The Online programme will equip madrasa graduates to deal with the challenges of a rapidly globalizing world in the information and digital age.
By Ghulam Rasool Dehlvi
New Delhi: Recently, the University of Notre Dame (USA) introduced an online programme to enhance capacity and acquire tools for academic engagement under the Contending Modernities initiative. An introductory programme was held on Jan 7, 2017 at Don Bosco Provincial School/Technical Institute, near Jamia Millia Islamia, New Delhi. This informative programme was most particularly focused on the modalities of reconciliation between the traditional Islamic thought with contemporary scientific and philosophical worldviews. The three-year online course will primarily consist of four parts: Ilm ul-Kalam (Islamic scholastic theology), Islamic jurisprudence (Ilm-ul Fiqh), Muslim history (al-Tarikh al-Islami), and an objective study of different branches of the classical and modern Islamic theology. A certain amount of emphasis will also be laid on the English and Arabic language ability in writing.
A team of three Islamic scholars”who are also madrasa graduates”has been formed to run this long-term course: Dr. Ebrahim Moosa, a Professor of Islamic Studies at the University of Notre Dame, with appointments in the Department of History and the Kroc Institute for International Peace Studies in the Keough School of Global Affairs. Dr. Moosa was trained in both traditional (orthodox) Islamic institutions in India and in the modern academia, specializing in the study of religion at the University of Cape Town.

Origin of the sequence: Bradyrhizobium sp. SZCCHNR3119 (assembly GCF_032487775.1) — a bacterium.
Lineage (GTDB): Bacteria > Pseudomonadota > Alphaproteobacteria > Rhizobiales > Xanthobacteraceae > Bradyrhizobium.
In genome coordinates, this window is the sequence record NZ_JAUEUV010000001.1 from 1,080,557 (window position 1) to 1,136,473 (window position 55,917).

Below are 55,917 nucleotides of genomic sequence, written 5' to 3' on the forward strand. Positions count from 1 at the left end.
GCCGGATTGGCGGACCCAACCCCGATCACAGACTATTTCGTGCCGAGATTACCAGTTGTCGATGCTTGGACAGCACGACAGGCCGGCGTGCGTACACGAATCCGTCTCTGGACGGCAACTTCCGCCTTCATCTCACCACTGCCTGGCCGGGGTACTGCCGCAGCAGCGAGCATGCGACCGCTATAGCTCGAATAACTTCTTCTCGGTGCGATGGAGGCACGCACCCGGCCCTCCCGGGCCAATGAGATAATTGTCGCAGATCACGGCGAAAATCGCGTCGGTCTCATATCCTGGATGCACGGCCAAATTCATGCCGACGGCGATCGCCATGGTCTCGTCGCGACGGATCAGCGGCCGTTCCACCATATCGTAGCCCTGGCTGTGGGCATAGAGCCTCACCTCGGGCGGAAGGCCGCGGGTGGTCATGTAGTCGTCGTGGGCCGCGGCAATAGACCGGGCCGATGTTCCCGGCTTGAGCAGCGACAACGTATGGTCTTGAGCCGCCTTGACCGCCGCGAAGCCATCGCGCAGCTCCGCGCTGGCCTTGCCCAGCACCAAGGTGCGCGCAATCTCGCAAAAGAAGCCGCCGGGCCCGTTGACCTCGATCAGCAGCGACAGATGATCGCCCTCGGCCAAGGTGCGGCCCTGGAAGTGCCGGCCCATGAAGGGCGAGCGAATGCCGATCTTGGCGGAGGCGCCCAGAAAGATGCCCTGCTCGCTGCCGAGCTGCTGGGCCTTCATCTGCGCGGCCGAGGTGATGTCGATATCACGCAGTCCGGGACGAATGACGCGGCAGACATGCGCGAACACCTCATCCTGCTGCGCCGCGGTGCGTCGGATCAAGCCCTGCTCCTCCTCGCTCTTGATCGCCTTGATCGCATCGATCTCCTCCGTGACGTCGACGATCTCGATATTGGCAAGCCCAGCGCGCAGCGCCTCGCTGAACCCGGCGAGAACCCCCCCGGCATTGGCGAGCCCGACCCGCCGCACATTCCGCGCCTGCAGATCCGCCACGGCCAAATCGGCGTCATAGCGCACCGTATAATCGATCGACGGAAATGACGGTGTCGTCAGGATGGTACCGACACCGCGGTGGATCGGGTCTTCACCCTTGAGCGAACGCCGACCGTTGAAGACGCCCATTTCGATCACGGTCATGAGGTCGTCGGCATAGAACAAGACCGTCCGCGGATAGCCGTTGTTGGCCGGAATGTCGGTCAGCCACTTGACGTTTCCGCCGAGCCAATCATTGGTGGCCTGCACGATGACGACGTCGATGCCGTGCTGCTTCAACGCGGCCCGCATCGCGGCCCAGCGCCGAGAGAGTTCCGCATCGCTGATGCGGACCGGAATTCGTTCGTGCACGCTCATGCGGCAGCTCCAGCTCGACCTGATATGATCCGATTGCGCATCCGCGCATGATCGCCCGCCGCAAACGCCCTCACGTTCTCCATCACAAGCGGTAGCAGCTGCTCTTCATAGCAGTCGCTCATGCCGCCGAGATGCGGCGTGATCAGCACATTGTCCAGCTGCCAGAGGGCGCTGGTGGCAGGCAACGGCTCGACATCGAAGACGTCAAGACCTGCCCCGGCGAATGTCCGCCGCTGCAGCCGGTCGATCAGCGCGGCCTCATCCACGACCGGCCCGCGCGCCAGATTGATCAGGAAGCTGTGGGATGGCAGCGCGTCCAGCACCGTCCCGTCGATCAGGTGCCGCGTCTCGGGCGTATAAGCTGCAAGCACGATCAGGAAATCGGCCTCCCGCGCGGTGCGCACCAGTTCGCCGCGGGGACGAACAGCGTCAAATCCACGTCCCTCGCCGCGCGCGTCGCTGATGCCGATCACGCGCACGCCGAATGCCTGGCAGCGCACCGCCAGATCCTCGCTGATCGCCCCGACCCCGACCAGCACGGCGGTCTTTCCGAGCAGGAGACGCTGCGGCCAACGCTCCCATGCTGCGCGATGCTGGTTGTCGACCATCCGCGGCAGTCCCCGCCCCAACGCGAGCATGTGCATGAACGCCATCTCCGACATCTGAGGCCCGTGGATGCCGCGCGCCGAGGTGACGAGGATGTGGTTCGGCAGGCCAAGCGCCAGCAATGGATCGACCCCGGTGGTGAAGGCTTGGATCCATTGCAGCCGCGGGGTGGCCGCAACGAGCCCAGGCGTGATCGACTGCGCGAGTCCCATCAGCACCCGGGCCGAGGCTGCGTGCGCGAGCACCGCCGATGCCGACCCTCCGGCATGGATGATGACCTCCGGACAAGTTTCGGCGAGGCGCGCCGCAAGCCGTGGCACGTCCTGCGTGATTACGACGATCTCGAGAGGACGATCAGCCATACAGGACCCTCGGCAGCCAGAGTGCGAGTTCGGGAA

Dr. Mahan Mirza, a Professor of the Practice in the Contending Modernities programme at the Kroc Institute for International Peace Studies at the University of Notre Dame, who has spent several years working with religious groups around issues of social justice. Dr. Waris Mazhari, a graduate of Dar-ul Uloom Deoband and presently a lecturer at the Department of Islamic Studies, Jamia Millia Islamia, in New Delhi. He has been, for the past 15 years, working as an editor of the Urdu monthly journal Tarjuman-e- Dar-ul Uloom. He also served as Research Associate for Virtual Dialogues, an initiative at Duke University in North Carolina, USA. The programme offers a potentially transformative 3-year educational experience with far-reaching consequences. It will provide the tools, experiences, and intellectual resources to appreciate the virtues of a cosmopolitan outlook consistent with the highest Islamic ideals and in tune with the social and political imperatives of peaceful coexistence in a multifaith and multicultural world. As future leaders and scholars, these graduates will be equipped to deal with the challenges of a rapidly globalizing world in the information and digital age. A select group of 30 recent madrasa graduates will be enrolled in the course in the spring and summer of 2017. Only students who will qualify the test and interview will be eligible for admission to the course.
(Ghulam Rasool is a Delhi based writer.)